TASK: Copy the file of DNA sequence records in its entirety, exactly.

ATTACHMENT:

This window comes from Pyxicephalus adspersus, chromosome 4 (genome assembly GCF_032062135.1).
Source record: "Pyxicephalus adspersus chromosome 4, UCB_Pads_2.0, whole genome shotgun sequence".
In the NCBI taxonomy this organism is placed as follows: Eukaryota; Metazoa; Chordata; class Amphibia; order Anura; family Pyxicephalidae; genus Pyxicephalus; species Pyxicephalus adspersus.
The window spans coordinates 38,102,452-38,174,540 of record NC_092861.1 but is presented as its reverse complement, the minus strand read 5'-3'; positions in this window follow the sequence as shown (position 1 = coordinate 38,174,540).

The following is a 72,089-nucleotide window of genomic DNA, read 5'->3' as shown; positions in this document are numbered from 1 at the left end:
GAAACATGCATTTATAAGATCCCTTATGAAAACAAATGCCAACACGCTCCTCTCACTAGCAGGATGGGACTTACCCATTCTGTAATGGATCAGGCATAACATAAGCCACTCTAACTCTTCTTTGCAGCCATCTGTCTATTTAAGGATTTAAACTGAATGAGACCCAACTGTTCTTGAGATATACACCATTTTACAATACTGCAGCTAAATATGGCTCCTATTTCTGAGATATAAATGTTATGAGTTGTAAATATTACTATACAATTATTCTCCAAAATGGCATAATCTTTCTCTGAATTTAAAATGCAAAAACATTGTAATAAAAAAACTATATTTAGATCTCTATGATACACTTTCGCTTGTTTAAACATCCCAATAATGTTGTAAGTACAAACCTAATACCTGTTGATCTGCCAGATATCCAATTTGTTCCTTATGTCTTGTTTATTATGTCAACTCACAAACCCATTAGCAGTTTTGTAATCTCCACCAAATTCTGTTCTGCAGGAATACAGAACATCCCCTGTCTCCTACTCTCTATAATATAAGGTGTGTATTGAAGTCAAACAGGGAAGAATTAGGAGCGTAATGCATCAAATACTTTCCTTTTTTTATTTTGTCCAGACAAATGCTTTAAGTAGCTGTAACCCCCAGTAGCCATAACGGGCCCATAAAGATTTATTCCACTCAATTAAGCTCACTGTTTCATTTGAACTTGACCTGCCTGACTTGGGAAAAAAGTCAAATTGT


This window comes from Pyxicephalus adspersus, chromosome 4 (genome assembly GCF_032062135.1).
Source record: "Pyxicephalus adspersus chromosome 4, UCB_Pads_2.0, whole genome shotgun sequence".
In the NCBI taxonomy this organism is placed as follows: Eukaryota; Metazoa; Chordata; class Amphibia; order Anura; family Pyxicephalidae; genus Pyxicephalus; species Pyxicephalus adspersus.
The window spans coordinates 38,102,452-38,174,540 of record NC_092861.1 but is presented as its reverse complement, the minus strand read 5'-3'; positions in this window follow the sequence as shown (position 1 = coordinate 38,174,540).

The following is a 72,089-nucleotide window of genomic DNA, read 5'->3' as shown; positions in this document are numbered from 1 at the left end:
GAAACATGCATTTATAAGATCCCTTATGAAAACAAATGCCAACACGCTCCTCTCACTAGCAGGATGGGACTTACCCATTCTGTAATGGATCAGGCATAACATAAGCCACTCTAACTCTTCTTTGCAGCCATCTGTCTATTTAAGGATTTAAACTGAATGAGACCCAACTGTTCTTGAGATATACACCATTTTACAATACTGCAGCTAAATATGGCTCCTATTTCTGAGATATAAATGTTATGAGTTGTAAATATTACTATACAATTATTCTCCAAAATGGCATAATCTTTCTCTGAATTTAAAATGCAAAAACATTGTAATAAAAAAACTATATTTAGATCTCTATGATACACTTTCGCTTGTTTAAACATCCCAATAATGTTGTAAGTACAAACCTAATACCTGTTGATCTGCCAGATATCCAATTTGTTCCTTATGTCTTGTTTATTATGTCAACTCACAAACCCATTAGCAGTTTTGTAATCTCCACCAAATTCTGTTCTGCAGGAATACAGAACATCCCCTGTCTCCTACTCTCTATAATATAAGGTGTGTATTGAAGTCAAACAGGGAAGAATTAGGAGCGTAATGCATCAAATACTTTCCTTTTTTTATTTTGTCCAGACAAATGCTTTAAGTAGCTGTAACCCCCAGTAGCCATAACGGGCCCATAAAGATTTATTCCACTCAATTAAGCTCACTGTTTCATTTGAACTTGACCTGCCTGACTTGGGAAAAAAGTCAAATTGT